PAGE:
On Wednesday 17th November, IGLYO took part in the LGBTQ Inclusive Education seminar in Brussels, coordinated by the Flemish Government. The seminar aimed to address policy makers to share best practice for challenging homophobia within education, share practical solutions already in use and start a conversation about the need to protect LGBTQ young people as a priority. Key speakers included Michael Cashman from the European Parliament who stated that the protection of LGBTQ youth in education should be a mandatory requirement for EU member states and this issue should not just be seen as a national one, it is also a parliamentary one.
I was very happy to have been invited to speak at the event as IGLYO’s focus lead on education and as the coordinator for our up coming education conference next year. As you all know, experiences of LGBTQ young people in schools, colleges and universities have been shown to be damaging and negative when homophobia and discrimination is not challenged. We know from IGLYO’s ‘Social Exclusion’ research in 2006 that over 60% of LGBTQ young people say homophobia is a problem in school and they are left feeling isolated, unsupported and excluded when governments, institutions and teachers show no leadership to challenge this and make positive changes.
It is for this reason that IGLYO works hard to empower LGBTQ youth to challenge this discrimination in their own countries, making changes through positive action. Many of you will know about our education conference in 2007 in Norway, in partnership with LLH and OBBESU where 29 activists were trained to deliver sessions in school. Following from this we have produced an IGLYO policy paper on education as well as ‘Education Guidelines’ which can be downloaded from our website.
It was with great expectations then that I took part in the seminar in Brussels, aimed at policy makers and run parallel to the Equality Summit. Opening speakers included Belinda Pyke, the Director of DG Employment, Social Policy and Equal Opportunities at the European Commission.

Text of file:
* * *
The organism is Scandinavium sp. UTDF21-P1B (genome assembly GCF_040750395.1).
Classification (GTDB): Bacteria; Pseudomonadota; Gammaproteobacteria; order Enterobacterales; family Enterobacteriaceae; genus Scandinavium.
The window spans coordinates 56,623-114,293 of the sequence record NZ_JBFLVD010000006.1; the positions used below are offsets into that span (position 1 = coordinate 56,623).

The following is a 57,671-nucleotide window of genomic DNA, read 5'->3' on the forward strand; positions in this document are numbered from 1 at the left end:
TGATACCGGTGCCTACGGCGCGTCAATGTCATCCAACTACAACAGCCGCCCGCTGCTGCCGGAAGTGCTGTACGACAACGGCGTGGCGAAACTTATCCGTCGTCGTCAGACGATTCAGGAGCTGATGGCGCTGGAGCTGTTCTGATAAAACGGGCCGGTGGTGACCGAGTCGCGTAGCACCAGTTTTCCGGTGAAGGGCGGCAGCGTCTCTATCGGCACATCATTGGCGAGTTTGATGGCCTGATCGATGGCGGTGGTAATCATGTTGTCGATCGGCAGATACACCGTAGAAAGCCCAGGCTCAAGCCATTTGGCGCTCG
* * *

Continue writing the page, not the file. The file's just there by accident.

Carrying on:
It was very encouraging to hear Belinda Pyke discuss the need to make changes for LGBTQ young people in order to protect them from discrimination and exclusion. She spoke about the importance of exchanging best practice and the valuable contribution this can make to progress – a strategy widely used by IGLYO and it’s members. She went on to highlight examples of LGBT NGO’s and governments working in partnership as a key strategy to ensure education is an inclusive space for all young people – this is a strategy that IGLYO supports and we were happy to have leadership from Belinda on this issue.
After the key speakers IGLYO took part in a panel discussion workshop to highlight some best practice about youth empowerment outside of formal education environments. We highlighted the Enlightenment conference that took place in Norway in 2007 and discussed IGLYO’s belief about youth leadership and the high impact young people can have as change makers. I was very glad to be there to champion this approach to inclusive education as a high percentage of the other discussions and debates focused on research or adult led projects that although aimed at youth, had little input from youth. We distributed our Edinburgh Guidelines to all participants at the workshop and hope that policy makers present will see the importance of including youth in this issue.
We will of course be following this seminar up with our second education conference to be held in Romania with ACCEPT. The dates of the conference are yet to be confirmed, but we will let you know ASAP!
Over and out!